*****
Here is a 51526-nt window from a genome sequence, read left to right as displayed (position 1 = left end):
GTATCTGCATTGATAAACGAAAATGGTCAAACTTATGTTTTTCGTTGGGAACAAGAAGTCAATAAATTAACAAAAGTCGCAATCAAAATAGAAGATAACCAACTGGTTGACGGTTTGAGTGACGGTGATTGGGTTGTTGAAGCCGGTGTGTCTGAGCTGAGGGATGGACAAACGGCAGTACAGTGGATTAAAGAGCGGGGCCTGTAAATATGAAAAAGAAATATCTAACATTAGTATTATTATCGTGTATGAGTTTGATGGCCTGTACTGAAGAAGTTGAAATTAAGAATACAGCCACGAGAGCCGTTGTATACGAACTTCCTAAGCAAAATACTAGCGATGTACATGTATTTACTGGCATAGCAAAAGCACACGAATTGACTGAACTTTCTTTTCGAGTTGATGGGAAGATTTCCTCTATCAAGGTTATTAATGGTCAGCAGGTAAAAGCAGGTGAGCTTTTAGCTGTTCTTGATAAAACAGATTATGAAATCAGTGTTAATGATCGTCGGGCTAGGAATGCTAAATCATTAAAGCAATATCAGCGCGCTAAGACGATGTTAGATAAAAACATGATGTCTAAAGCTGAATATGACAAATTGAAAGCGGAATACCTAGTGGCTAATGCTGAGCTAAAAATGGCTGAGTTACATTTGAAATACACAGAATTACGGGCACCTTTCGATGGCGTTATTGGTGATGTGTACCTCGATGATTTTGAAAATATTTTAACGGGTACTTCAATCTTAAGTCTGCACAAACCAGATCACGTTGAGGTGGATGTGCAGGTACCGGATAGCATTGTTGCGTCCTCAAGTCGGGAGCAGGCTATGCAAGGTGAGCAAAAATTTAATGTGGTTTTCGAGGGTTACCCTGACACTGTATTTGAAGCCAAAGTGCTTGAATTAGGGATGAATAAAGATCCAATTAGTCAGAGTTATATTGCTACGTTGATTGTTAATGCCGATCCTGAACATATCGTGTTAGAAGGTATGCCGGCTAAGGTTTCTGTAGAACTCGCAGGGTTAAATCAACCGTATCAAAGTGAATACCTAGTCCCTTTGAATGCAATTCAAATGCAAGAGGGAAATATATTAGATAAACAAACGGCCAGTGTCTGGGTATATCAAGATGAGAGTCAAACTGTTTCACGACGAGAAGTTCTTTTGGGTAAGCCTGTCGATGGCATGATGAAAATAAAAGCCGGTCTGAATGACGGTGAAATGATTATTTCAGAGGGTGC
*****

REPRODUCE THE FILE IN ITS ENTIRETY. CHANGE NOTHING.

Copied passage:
Here is a 51526-nt window from a genome sequence, read left to right as displayed (position 1 = left end):
GTATCTGCATTGATAAACGAAAATGGTCAAACTTATGTTTTTCGTTGGGAACAAGAAGTCAATAAATTAACAAAAGTCGCAATCAAAATAGAAGATAACCAACTGGTTGACGGTTTGAGTGACGGTGATTGGGTTGTTGAAGCCGGTGTGTCTGAGCTGAGGGATGGACAAACGGCAGTACAGTGGATTAAAGAGCGGGGCCTGTAAATATGAAAAAGAAATATCTAACATTAGTATTATTATCGTGTATGAGTTTGATGGCCTGTACTGAAGAAGTTGAAATTAAGAATACAGCCACGAGAGCCGTTGTATACGAACTTCCTAAGCAAAATACTAGCGATGTACATGTATTTACTGGCATAGCAAAAGCACACGAATTGACTGAACTTTCTTTTCGAGTTGATGGGAAGATTTCCTCTATCAAGGTTATTAATGGTCAGCAGGTAAAAGCAGGTGAGCTTTTAGCTGTTCTTGATAAAACAGATTATGAAATCAGTGTTAATGATCGTCGGGCTAGGAATGCTAAATCATTAAAGCAATATCAGCGCGCTAAGACGATGTTAGATAAAAACATGATGTCTAAAGCTGAATATGACAAATTGAAAGCGGAATACCTAGTGGCTAATGCTGAGCTAAAAATGGCTGAGTTACATTTGAAATACACAGAATTACGGGCACCTTTCGATGGCGTTATTGGTGATGTGTACCTCGATGATTTTGAAAATATTTTAACGGGTACTTCAATCTTAAGTCTGCACAAACCAGATCACGTTGAGGTGGATGTGCAGGTACCGGATAGCATTGTTGCGTCCTCAAGTCGGGAGCAGGCTATGCAAGGTGAGCAAAAATTTAATGTGGTTTTCGAGGGTTACCCTGACACTGTATTTGAAGCCAAAGTGCTTGAATTAGGGATGAATAAAGATCCAATTAGTCAGAGTTATATTGCTACGTTGATTGTTAATGCCGATCCTGAACATATCGTGTTAGAAGGTATGCCGGCTAAGGTTTCTGTAGAACTCGCAGGGTTAAATCAACCGTATCAAAGTGAATACCTAGTCCCTTTGAATGCAATTCAAATGCAAGAGGGAAATATATTAGATAAACAAACGGCCAGTGTCTGGGTATATCAAGATGAGAGTCAAACTGTTTCACGACGAGAAGTTCTTTTGGGTAAGCCTGTCGATGGCATGATGAAAATAAAAGCCGGTCTGAATGACGGTGAAATGATTATTTCAGAGGGTGC